Tribes that receive money will need to spend it by the end of December this year, or else pay back any remaining funds and expenses that are not considered “allowable” under the limited guidance of the U.S. Department of the Treasury.
As a certified public accountant, business owner, and former economic development director, I have seen firsthand the problems tribes have had with accounting and compliance concerning federal stimulus and emergency aid funds.
For this reason, McCabe CPA Group LLC and McCabe Consulting have written a position paper to provide some guidance to tribes concerning accounting and compliance and economic development using the COVID-19 relief funding. This editorial provides a brief overview and summary.
First and foremost, the tribal nations need to lookout for the health and protection of their residents, especially the elderly, and implement measures to slow the spread of the virus through new safety policies and protocols including:
- Enhanced epidemiological systems and reporting structures.
- Developing a coordination protocol health crisis response.
- Development of a “FEMA” type response team.
- Culturally sensitive communication protocols.
- Developing a budget for the ‘Return to Work Protocol.’
- Developing a uniform reopening policy.
In addressing these points, Nations need to revisit their policies and procedures for proper documentation of all CARES Act funds transactions. Updating procurement policies can improve delivery time of goods and services and account for all money like with any federal grant.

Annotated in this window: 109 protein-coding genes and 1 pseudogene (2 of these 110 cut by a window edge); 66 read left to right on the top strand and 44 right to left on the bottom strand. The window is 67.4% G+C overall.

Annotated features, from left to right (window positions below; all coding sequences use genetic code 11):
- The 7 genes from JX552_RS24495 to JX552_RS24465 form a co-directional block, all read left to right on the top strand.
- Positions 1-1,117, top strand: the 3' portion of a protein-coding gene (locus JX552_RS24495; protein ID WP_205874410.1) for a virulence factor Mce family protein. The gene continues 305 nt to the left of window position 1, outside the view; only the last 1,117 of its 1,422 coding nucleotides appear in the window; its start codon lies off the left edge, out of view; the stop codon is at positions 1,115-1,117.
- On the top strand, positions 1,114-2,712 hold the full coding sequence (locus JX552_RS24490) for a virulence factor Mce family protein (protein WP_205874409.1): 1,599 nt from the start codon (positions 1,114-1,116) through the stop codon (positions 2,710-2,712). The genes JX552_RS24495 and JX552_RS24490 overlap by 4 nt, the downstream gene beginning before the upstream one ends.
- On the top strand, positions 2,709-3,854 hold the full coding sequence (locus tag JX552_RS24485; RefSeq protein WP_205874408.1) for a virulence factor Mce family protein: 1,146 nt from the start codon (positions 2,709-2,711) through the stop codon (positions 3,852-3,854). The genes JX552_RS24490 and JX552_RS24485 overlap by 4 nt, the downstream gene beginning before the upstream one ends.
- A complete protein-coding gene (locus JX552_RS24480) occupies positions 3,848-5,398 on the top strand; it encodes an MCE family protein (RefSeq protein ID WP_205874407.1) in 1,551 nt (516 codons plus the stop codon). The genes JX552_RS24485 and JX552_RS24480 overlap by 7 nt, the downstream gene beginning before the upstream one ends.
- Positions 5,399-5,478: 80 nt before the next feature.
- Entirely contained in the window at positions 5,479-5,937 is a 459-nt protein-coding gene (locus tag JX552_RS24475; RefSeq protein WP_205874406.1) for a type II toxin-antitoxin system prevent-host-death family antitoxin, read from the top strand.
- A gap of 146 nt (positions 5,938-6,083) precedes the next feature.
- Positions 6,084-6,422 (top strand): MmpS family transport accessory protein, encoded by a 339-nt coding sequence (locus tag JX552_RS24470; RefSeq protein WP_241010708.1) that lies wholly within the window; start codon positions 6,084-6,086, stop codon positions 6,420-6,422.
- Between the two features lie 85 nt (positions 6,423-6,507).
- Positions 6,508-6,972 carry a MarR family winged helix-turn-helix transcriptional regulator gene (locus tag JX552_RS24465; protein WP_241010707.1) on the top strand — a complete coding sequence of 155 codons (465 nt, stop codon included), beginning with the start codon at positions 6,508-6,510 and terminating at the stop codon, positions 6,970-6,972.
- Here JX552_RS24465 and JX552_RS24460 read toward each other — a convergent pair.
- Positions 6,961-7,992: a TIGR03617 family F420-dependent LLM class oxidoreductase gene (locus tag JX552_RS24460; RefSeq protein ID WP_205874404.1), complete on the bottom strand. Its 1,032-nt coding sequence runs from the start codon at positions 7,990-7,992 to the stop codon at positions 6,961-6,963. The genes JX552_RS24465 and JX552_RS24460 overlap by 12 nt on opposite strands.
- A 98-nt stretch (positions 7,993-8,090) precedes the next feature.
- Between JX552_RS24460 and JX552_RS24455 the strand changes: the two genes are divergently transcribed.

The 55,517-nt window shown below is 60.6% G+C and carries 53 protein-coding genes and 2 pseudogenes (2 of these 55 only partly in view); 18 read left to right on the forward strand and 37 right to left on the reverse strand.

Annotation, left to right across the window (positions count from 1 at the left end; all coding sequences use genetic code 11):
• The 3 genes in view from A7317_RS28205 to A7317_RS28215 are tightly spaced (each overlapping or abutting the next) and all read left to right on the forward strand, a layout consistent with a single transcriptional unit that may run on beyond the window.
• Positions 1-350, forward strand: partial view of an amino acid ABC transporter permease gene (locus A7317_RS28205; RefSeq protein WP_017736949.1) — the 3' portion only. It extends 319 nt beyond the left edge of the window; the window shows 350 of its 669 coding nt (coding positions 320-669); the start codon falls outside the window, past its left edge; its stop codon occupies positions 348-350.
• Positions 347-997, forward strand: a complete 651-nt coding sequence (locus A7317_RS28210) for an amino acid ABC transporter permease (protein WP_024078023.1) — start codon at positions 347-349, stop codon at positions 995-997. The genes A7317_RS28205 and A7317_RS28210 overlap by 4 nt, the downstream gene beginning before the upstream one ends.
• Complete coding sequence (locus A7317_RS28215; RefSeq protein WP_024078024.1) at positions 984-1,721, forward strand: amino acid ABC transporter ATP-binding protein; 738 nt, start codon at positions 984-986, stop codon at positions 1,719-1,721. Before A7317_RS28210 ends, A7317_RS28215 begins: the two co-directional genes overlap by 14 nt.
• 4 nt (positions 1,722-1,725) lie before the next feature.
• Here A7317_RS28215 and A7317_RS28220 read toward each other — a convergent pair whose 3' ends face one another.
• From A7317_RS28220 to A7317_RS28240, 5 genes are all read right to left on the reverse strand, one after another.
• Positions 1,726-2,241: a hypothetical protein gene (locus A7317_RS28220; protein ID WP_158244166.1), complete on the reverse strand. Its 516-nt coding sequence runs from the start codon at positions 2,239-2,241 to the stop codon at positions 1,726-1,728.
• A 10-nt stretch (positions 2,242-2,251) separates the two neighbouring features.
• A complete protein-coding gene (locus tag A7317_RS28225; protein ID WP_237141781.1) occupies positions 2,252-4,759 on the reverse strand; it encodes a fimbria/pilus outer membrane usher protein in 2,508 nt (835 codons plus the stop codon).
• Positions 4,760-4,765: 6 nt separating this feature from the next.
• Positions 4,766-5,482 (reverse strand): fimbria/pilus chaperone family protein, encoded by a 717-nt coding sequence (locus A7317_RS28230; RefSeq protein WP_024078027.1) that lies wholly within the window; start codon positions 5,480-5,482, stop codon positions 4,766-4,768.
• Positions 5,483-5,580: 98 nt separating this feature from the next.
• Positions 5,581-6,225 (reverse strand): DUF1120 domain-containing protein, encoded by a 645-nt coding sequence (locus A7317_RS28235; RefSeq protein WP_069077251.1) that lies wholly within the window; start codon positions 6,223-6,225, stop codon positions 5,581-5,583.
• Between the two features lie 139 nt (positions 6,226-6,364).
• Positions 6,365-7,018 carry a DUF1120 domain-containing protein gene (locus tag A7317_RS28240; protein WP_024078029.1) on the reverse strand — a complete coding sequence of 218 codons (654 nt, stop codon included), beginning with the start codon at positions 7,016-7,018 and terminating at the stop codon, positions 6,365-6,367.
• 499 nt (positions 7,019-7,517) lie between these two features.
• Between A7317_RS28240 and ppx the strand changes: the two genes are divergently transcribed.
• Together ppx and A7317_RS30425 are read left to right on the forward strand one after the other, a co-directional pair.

Nations should look at revising chart of accounts, specifically designed to account for the CARES funding. It should be developed and transferred to all divisions, departments, and chapters who will administer the funds.
Nations should identify areas for improvement in technology infrastructure including reporting and procurement upgrades as well upgrades to enhanced security, network, software, and hardware infrastructure to support healthcare workers.
Nations should expedite the development of a comprehensive master spending plan and budget, covering the next seven months, and monthly reporting; given that funds must be spent by the end of this calendar year or else returned to treasury.
Nations should coordinate all divisions, enterprises, health care facilities, small business leadership, housing, schools, and agencies to ensure the most efficient use of funds allocation under newly developed policies and procedures and the master spending plan.
The spending plan should consider the following points:
- Reaping Tax Benefit: Keeping the money on tribal land will have an ancillary tax benefit.
- Developing Business Infrastructure: Develop the technological infrastructure to assist with COVID-19 and boosting small business development and housing capabilities.
- Developing Traditional Infrastructure: Lack of infrastructure like water and roads inhibits crisis response and economic development.
- Securing Supplemental Funds: In addition to other appropriations in the legislation specific to Tribal governments, the Secretary of Commerce published Notice of Funding Opportunity, to deploy CARES Act funding in a quick, effective, and efficient manner, tailored to community needs.
For a more in-depth look at this perspective, the position paper that can be accessed, shared and downloaded at https://mccabe.consulting/press-releases/mccabe-cpa-group-llc-tribal-cares-act-white-paper/. We would appreciate your questions and feedback concerning the document.
Sean McCabe, CPA
Managing Member, Rainmaker Media Group, LLC